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The Duchess of Cornwall's royal first at James Bond premiere revealed

Camilla looked incredible in an embellished Bruce Oldfield gown

Danielle Stacey

The Duchess of Cornwall dazzled at a highly-anticipated red carpet royal appearance for the world premiere of James Bond: No Time To Die on Tuesday evening. While Camilla, 74, donned an embellished pale blue gown by Bruce Oldfield, she also sported a showstopping diamond brooch.

In a royal first for the Duchess, she wore Princess Marie Louise's Diamond Sunburst brooch, which has been part of the Queen's collection for decades.

While Her Majesty has never publicly worn the accessory, it was believed to have been passed down by the Queen Mother.

READ: Duchess Camilla's Princess Elsa moment at Bond premiere in Bruce Oldfield gown

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WATCH: Royals dazzle on the red carpet for the James Bond world premiere

Princess Marie Louise of Schleswig-Holstein was born at Cumberland Lodge in Windsor Great Park in 1872 to Prince Christian of Schleswig-Holstein and Princess Helena, who was the third daughter of Queen Victoria and Prince Albert.

During her adult life, she took part in official events with the royal family, including the coronations of King George VI and the current Queen.

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The Duchess wore Princess Marie Louise's Diamond Sunburst brooch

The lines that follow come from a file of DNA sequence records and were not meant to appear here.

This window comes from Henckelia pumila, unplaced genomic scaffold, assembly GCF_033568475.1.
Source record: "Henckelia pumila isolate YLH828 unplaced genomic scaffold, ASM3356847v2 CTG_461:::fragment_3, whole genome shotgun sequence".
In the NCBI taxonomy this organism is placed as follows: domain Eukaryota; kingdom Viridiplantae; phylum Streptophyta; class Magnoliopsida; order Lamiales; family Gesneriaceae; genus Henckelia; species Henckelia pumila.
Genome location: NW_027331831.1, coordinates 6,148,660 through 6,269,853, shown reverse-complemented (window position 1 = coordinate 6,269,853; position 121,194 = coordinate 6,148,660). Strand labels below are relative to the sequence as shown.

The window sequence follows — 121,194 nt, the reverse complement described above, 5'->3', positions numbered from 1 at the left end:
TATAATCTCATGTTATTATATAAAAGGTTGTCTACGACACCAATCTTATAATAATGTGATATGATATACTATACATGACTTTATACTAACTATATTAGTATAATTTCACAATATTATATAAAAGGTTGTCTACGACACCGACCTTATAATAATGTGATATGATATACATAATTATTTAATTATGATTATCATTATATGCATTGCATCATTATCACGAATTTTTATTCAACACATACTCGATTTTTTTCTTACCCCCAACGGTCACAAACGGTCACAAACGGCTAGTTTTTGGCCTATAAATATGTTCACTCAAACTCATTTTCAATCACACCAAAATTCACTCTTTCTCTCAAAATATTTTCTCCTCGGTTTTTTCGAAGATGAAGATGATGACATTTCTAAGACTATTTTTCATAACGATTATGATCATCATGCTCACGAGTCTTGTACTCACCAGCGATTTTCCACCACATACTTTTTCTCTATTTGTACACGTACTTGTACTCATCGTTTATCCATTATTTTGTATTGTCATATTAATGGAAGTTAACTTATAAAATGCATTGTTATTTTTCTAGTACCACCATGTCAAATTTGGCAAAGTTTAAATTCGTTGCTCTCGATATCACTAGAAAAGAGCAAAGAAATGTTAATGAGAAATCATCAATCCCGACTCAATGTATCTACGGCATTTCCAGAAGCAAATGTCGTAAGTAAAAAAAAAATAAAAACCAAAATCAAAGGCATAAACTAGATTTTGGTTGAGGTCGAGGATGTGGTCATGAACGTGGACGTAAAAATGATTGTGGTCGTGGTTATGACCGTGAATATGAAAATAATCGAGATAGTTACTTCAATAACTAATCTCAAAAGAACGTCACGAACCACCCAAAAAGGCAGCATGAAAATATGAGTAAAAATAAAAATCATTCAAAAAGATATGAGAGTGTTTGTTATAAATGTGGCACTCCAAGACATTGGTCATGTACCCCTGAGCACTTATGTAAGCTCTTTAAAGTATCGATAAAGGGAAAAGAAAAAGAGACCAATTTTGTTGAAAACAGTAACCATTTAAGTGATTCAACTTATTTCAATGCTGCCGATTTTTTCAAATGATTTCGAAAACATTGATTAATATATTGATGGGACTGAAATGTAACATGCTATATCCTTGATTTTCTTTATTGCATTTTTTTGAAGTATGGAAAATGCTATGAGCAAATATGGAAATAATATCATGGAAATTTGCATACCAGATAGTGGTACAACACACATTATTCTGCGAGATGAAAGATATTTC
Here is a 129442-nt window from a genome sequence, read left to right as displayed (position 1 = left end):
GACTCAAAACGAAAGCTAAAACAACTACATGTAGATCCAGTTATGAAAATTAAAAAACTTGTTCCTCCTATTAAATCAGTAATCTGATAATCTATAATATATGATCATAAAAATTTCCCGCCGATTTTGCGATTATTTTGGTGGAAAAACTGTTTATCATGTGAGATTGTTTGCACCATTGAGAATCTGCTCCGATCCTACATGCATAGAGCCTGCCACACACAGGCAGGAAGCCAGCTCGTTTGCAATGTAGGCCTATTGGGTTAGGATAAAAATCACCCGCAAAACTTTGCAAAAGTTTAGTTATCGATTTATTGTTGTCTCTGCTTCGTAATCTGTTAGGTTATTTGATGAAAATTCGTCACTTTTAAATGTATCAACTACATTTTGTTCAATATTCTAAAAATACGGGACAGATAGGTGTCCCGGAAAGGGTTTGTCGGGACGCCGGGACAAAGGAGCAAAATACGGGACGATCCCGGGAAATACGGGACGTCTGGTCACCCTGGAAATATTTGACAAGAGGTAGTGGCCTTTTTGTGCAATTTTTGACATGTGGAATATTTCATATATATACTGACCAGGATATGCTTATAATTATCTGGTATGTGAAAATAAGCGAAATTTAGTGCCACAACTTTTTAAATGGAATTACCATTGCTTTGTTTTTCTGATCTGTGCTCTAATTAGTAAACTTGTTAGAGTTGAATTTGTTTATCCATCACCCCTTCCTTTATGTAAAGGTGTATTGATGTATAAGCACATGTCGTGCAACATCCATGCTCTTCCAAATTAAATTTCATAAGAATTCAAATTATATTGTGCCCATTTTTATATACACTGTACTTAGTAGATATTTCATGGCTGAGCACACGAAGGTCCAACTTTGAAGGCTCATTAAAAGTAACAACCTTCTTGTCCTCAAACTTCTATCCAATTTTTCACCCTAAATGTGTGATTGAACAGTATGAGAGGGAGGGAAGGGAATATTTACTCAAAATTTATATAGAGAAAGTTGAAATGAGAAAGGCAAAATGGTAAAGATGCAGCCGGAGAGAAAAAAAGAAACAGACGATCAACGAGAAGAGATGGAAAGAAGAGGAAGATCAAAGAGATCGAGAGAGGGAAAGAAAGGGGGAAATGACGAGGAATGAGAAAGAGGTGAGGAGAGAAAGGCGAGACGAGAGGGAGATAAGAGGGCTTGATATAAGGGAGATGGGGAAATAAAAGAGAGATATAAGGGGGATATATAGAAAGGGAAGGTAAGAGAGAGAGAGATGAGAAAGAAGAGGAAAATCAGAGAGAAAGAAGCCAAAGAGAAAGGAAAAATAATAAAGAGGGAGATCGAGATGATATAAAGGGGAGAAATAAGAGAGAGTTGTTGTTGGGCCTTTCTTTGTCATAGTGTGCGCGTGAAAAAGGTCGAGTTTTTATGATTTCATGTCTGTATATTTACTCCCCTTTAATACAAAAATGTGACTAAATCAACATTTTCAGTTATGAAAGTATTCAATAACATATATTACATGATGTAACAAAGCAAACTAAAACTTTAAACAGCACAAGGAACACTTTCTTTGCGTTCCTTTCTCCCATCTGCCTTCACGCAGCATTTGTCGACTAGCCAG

Princess Marie Louise died at her London home at the age of 84 in 1956 and is buried at the Royal Burial Ground, Frogmore at Windsor Great Park.

MORE: Inside Duchess Camilla's incredible royal jewellery collection

MORE: Kate Middleton's red carpet gown has royal fans saying the same thing

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Charles and Camilla attended the premiere with William and Kate

Royal ladies, including the Duchess of Cornwall, the Duchess of Cambridge and the Countess of Wessex, have all been loaned jewels from the Queen's collection over the years, including tiaras, necklaces, bracelets and necklaces.

One of Camilla's favourite pieces is the diamond Greville tiara, which was originally made by luxury jewellers Boucheron for the Hon Mrs Greville in the 1920s. It even has an equally impressive five-strand diamond necklace to match.

Tiaras are typically reserved for formal occasions such as state banquets, the Queen's annual Diplomatic Corps reception and for Her Majesty, at the State Opening of Parliament.

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